Current trends in embedded system design and development consist in integrating machine learning and artificial intelligence into complex embedded applications. Due to the heavy computational requirements, designers are moving towards heterogeneous platforms consisting of multi-core CPUs coupled with massively parallel accelerators such as Graphical Processing Units (GPUs). The adoption of these platforms represents a difficult challenge for developers of real-time applications, due to the complexity of hardware and software that make it difficult to estimate performance and guarantee the timing constraints.

After describing the context and discussing the problems, in the first part of the talk I will present a novel real-time application model, called HPC-DAG (Heterogeneous Parallel Condition Directed Acyclic Graph Model), specifically conceived for heterogeneous platforms. An HPC-DAG allows the system designer to specify alternative implementations of a software component for different processing engines, as well as conditional branches to model if-then-else statements. We will see how this model can help designers explore the space of solutions for implementing real-time applications on heterogeneous platforms.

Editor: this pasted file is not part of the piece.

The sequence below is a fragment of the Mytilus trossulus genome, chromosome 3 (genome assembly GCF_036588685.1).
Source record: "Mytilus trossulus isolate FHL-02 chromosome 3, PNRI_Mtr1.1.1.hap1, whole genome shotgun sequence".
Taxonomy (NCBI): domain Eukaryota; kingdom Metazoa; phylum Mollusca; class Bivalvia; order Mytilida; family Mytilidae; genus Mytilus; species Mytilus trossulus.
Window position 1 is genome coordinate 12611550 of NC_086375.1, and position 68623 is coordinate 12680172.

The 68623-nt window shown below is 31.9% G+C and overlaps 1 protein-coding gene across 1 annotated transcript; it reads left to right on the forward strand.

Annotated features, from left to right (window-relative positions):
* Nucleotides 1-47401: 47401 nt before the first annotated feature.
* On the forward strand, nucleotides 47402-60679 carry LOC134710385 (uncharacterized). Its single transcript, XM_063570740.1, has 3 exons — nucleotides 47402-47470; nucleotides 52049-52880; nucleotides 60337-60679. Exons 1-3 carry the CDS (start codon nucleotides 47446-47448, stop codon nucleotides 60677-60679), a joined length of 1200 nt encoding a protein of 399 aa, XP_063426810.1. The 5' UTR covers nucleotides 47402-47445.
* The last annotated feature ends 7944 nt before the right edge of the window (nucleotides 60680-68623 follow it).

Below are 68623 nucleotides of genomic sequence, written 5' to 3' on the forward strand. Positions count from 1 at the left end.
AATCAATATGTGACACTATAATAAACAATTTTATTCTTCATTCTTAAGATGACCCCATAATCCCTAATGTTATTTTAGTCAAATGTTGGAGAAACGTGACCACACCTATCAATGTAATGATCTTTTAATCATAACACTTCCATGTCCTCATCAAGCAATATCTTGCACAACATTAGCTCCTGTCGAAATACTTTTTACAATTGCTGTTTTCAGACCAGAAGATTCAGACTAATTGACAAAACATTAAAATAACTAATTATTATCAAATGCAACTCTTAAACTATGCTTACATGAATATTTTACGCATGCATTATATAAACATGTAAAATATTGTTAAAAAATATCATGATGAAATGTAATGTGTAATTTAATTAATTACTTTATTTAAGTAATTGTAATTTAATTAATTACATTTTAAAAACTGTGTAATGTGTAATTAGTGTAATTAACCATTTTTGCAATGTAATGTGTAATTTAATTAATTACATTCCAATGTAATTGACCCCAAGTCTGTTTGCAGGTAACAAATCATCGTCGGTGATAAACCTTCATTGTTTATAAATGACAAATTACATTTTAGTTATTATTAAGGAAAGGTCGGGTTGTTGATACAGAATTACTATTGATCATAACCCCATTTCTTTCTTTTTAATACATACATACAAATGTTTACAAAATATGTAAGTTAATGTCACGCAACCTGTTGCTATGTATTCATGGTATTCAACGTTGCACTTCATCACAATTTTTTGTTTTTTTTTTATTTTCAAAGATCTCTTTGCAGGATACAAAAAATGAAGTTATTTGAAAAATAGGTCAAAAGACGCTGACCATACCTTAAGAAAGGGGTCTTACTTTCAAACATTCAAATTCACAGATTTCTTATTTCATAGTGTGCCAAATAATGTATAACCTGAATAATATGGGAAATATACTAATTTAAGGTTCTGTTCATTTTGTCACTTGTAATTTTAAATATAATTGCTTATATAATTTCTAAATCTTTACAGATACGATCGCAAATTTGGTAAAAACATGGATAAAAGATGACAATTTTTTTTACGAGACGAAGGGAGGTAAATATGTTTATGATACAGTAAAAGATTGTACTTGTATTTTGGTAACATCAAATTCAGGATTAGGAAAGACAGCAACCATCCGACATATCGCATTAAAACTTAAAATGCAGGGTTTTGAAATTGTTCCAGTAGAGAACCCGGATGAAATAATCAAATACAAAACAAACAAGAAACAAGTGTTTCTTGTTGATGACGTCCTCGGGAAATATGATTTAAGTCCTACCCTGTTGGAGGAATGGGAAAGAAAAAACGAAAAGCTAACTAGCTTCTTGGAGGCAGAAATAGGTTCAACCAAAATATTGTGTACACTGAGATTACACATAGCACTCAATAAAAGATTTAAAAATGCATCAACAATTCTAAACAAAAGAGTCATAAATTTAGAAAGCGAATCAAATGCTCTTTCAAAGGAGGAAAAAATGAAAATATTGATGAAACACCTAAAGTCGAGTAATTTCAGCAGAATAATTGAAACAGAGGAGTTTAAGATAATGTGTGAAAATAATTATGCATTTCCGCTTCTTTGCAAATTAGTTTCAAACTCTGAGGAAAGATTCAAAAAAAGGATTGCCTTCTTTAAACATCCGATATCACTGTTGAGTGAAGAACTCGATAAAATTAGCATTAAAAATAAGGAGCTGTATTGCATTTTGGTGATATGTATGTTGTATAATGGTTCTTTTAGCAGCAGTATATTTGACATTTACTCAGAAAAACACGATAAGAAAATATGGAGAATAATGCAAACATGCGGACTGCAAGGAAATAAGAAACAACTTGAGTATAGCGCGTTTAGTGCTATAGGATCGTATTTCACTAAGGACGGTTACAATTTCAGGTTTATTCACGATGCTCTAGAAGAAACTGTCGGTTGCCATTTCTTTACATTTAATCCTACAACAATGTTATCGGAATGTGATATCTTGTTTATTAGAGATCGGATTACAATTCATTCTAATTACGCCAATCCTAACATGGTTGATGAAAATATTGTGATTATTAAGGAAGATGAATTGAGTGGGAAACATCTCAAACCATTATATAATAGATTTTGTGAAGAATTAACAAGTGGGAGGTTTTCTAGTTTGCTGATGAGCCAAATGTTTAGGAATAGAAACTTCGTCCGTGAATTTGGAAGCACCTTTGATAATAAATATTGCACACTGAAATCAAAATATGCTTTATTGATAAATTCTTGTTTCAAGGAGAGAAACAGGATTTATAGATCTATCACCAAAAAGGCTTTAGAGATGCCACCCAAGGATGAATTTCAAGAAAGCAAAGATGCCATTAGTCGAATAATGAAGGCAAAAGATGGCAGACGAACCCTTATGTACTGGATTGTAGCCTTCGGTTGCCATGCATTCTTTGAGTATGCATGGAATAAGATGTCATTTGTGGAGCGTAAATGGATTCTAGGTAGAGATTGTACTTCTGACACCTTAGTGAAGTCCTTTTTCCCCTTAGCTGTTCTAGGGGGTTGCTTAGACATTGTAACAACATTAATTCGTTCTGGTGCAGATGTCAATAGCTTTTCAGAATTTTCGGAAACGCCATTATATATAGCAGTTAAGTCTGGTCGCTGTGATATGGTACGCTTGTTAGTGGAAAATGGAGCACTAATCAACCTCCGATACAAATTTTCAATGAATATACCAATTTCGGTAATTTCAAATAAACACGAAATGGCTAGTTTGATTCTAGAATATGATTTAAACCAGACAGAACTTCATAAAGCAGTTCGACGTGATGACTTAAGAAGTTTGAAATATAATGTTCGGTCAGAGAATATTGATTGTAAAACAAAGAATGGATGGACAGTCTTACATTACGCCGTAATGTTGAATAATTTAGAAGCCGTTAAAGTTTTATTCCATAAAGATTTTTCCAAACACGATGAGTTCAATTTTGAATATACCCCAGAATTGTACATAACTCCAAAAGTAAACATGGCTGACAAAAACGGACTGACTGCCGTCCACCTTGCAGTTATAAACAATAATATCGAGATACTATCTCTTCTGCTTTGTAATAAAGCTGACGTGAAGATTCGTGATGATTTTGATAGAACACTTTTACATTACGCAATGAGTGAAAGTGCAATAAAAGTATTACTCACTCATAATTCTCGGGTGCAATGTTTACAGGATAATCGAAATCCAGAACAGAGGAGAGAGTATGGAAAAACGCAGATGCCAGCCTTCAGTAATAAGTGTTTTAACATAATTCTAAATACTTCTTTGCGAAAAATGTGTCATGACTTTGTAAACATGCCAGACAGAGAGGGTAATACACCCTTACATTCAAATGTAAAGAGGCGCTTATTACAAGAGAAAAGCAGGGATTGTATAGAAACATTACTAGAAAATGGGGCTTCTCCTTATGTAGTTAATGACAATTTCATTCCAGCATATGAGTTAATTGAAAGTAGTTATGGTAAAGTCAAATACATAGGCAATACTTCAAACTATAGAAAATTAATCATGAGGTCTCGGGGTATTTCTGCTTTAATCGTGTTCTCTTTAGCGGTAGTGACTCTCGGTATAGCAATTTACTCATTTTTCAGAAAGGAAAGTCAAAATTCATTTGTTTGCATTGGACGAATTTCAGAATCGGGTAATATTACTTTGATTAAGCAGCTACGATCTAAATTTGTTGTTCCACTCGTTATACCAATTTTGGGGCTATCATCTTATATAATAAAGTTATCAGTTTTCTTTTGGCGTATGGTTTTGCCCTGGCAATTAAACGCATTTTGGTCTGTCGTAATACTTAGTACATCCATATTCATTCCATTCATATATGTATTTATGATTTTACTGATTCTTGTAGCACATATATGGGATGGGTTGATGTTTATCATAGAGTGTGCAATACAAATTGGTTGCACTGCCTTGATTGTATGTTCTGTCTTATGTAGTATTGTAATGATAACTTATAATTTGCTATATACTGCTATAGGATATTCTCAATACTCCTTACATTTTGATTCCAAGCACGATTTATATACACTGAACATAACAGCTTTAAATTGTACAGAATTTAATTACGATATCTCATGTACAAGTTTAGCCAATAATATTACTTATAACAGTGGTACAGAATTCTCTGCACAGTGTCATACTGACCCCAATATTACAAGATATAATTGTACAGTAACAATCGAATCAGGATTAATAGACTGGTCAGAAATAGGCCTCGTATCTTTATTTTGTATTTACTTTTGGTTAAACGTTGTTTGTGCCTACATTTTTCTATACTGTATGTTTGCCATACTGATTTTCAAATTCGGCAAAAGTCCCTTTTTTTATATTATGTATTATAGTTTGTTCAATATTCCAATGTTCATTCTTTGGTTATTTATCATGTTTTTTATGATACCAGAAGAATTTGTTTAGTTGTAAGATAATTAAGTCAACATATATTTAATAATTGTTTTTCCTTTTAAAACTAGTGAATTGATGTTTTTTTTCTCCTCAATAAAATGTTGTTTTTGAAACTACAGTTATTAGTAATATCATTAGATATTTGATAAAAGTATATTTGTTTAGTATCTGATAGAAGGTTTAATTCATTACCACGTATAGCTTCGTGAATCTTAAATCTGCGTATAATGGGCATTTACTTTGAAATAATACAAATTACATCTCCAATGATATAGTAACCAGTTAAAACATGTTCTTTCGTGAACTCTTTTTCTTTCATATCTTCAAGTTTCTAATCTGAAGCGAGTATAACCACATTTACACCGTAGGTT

In the second part of the talk, we will delve into the problem of memory contention for real-time applications on multicore systems, and how modern architectures based on caches and shared buses are difficult to analyze due to high resource contention. We propose to replace cache memories with scratchpads, which can be easily controlled via software. Then, I will describe a method to schedule a set of complex applications, modeled by DAGs, on a multicore system with scratchpad, to minimize conflicts on the access to the main memory. We show the effectiveness of this approach via a set of synthetic experiments.

August 29 @ 16:40
16:40 — 17:10 (30′)

Prof. Giuseppe Lipari (University of Lille – FR)